Friday, June 27, 2008

A Comparison Between the Holy Spirit's Role In the Old Testament and In the New

As I mentioned in a previous article, I have written a paper on the Holy Spirit. This paper is specifically aimed at examining how the Holy Spirit and his role have been conceptualized in the Old and New Testaments, and builds a case that his role today is a continuation rather than a replacement to his Old Testament role, though it has been expanded and simultaneously clarified. The introduction to my paper follows.

A consideration of the Holy Spirit, his function, and his association with the other persons of the deity and the believer in both the Old and New Testaments is essential for a healthy Christian faith. Through understanding these concepts, the Christian is better prepared to grow in faith, appreciation for God’s revelation, and to submit to the Spirit’s will. This paper will examine who the Spirit is; how he has functioned and has been revealed in both Testaments; and what he is continuing to do within the community of believers. Finally, this paper will build a case for a cohesive and purposeful continuation of his role and purpose, while acknowledging subtle but significant differences in how that role is carried out.

To read more of this paper, click here.


Pulse said...

I enjoyed the paper. I agree with Hamilton's distinction that the Spirit regenerated in the OT but did not necessarily indwell the individual. I wonder, however, if there are any Biblical texts to validate this claim, or if this is merely an inference from a theological system.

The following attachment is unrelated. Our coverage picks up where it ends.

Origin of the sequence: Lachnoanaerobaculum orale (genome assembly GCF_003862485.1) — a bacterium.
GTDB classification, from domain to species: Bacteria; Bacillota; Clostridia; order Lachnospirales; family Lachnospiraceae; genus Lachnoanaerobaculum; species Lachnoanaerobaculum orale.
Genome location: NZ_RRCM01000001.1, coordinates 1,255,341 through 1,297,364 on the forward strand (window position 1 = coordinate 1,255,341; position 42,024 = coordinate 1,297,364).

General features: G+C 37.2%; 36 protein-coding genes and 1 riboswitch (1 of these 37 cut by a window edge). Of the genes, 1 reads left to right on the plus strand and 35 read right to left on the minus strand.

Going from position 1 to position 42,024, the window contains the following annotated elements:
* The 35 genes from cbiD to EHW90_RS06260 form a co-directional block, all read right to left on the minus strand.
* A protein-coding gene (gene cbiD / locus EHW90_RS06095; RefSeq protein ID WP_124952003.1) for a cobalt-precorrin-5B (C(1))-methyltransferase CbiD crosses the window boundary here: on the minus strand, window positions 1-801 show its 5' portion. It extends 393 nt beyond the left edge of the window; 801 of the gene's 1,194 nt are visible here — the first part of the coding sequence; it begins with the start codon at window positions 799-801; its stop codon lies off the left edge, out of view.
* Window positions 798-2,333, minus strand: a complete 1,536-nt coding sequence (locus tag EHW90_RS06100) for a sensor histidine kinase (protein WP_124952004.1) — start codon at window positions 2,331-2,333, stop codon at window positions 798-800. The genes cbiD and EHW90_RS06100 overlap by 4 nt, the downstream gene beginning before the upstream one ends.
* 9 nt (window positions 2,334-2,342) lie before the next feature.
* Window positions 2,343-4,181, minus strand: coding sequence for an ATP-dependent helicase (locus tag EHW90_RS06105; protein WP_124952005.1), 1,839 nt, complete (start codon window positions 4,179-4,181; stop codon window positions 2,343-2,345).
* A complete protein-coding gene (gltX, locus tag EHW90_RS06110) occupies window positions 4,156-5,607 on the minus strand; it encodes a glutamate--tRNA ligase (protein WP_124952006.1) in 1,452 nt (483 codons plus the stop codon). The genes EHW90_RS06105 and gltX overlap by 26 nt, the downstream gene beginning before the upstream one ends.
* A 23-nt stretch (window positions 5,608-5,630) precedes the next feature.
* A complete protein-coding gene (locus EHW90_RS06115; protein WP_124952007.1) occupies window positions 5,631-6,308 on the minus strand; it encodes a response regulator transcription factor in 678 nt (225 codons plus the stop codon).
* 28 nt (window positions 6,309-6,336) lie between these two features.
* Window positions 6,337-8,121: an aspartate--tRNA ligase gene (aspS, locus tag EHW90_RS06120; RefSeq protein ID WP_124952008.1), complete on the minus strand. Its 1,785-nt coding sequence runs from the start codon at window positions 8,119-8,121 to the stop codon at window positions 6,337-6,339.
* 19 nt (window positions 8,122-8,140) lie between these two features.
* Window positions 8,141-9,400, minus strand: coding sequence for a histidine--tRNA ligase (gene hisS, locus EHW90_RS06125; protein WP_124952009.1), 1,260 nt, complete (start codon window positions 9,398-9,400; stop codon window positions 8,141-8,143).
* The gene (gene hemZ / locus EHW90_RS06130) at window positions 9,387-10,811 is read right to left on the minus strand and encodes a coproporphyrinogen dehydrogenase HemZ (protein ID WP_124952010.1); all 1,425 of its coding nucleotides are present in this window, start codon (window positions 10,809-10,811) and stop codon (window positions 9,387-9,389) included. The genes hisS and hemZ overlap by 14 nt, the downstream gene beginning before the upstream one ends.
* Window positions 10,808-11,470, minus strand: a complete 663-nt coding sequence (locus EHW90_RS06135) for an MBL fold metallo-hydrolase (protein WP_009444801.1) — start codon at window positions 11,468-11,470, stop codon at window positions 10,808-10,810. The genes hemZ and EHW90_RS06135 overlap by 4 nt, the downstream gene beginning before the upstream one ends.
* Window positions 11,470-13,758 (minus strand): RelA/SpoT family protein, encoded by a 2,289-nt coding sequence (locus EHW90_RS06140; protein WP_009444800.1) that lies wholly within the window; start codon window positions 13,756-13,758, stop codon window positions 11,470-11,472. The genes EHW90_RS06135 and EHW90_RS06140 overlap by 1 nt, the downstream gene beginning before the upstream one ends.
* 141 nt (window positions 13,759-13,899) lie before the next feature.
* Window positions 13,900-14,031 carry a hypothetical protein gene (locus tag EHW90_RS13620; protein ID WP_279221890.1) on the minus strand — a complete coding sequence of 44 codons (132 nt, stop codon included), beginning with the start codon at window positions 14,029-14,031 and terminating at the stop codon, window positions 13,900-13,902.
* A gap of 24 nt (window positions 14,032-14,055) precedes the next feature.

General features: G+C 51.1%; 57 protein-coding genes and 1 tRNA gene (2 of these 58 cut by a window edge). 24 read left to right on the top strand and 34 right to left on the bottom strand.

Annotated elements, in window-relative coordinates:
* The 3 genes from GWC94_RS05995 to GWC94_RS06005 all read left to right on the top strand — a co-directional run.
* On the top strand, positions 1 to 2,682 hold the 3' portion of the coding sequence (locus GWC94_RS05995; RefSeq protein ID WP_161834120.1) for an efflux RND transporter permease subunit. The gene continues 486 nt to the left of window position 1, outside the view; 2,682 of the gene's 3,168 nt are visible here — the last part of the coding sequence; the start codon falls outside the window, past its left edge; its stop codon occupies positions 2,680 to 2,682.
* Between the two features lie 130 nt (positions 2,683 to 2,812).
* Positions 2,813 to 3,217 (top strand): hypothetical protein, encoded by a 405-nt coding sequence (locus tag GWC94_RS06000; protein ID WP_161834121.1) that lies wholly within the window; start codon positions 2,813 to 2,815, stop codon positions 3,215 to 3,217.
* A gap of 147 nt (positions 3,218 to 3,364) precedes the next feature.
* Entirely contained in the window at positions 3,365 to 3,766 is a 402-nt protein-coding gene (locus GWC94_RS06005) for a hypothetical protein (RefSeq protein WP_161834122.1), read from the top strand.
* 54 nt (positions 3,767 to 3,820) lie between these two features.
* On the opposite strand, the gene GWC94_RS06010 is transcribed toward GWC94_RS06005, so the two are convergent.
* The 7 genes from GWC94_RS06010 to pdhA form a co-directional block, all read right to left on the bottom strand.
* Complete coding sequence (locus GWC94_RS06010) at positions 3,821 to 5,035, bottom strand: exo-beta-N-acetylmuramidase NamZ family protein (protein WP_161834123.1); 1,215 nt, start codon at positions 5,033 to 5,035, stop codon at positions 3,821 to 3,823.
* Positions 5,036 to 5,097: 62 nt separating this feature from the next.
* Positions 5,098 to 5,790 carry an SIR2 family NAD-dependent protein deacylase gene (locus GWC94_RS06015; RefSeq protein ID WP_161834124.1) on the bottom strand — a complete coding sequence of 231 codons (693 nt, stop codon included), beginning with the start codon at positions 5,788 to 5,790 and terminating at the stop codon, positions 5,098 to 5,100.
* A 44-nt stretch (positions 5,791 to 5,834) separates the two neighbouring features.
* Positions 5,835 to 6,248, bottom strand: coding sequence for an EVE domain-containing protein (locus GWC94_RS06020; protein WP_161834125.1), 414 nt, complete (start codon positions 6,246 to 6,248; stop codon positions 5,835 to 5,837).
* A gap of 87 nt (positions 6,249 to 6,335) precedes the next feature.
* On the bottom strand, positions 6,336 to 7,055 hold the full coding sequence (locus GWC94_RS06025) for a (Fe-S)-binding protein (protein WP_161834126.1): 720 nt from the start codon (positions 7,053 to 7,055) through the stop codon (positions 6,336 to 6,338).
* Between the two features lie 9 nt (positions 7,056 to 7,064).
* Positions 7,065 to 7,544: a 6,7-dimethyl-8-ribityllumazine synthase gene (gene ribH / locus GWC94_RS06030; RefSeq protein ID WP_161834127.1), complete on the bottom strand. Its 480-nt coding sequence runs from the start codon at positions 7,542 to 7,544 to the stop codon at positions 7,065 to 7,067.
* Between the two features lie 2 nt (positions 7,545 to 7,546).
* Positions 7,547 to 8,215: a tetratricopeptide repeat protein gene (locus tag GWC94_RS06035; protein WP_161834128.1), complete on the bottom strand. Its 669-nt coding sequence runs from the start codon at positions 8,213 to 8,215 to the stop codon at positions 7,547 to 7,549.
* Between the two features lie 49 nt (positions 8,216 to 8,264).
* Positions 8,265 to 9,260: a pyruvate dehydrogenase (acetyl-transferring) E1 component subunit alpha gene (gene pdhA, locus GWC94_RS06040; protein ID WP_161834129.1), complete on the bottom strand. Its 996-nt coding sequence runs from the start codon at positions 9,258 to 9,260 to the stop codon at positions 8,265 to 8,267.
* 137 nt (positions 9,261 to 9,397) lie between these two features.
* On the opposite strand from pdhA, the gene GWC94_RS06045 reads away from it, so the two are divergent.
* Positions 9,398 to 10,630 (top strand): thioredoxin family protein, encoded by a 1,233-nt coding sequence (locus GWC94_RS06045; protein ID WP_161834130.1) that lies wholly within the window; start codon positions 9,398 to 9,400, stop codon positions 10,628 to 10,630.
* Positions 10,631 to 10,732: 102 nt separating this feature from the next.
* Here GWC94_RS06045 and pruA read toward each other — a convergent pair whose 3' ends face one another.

Personally, I would have liked to see what it means to walk with the Spirit and to grieve the Spirit.


Steven Douglas said...

Indeed! Where does one quit on a paper about the Holy Spirit? My prof thought the topic was too broad as it was.

Hamilton did use Scripture to derive his claims, I will point you to his book for now - "God's Indwelling Presence." I think that particular argument of his rings a little hollow, however.

Thanks for the encouragement!

Timothy L. Decker said...

Typical covenant view - continuity and anti-discontinuity. Hope you are doing well, Steven. I have just taken my first PhD class (the lecture part, I still have to read 2,000 pages and write a 30 page research paper and a 10 page 'how to' manual). I look forward to reading your paper when my head is a little more clear. God bless, brother!


Timothy L. Decker said...

By the way, in case others weren't aware, I made that covenant view remark in jest. I should clarify since not all readers know my terrible sense of humor.

Hey, did you also write on how the Holy Spirit convicts?...

Steven Douglas said...


Thanks for the note. Let me know what you think when you get the chance to read it.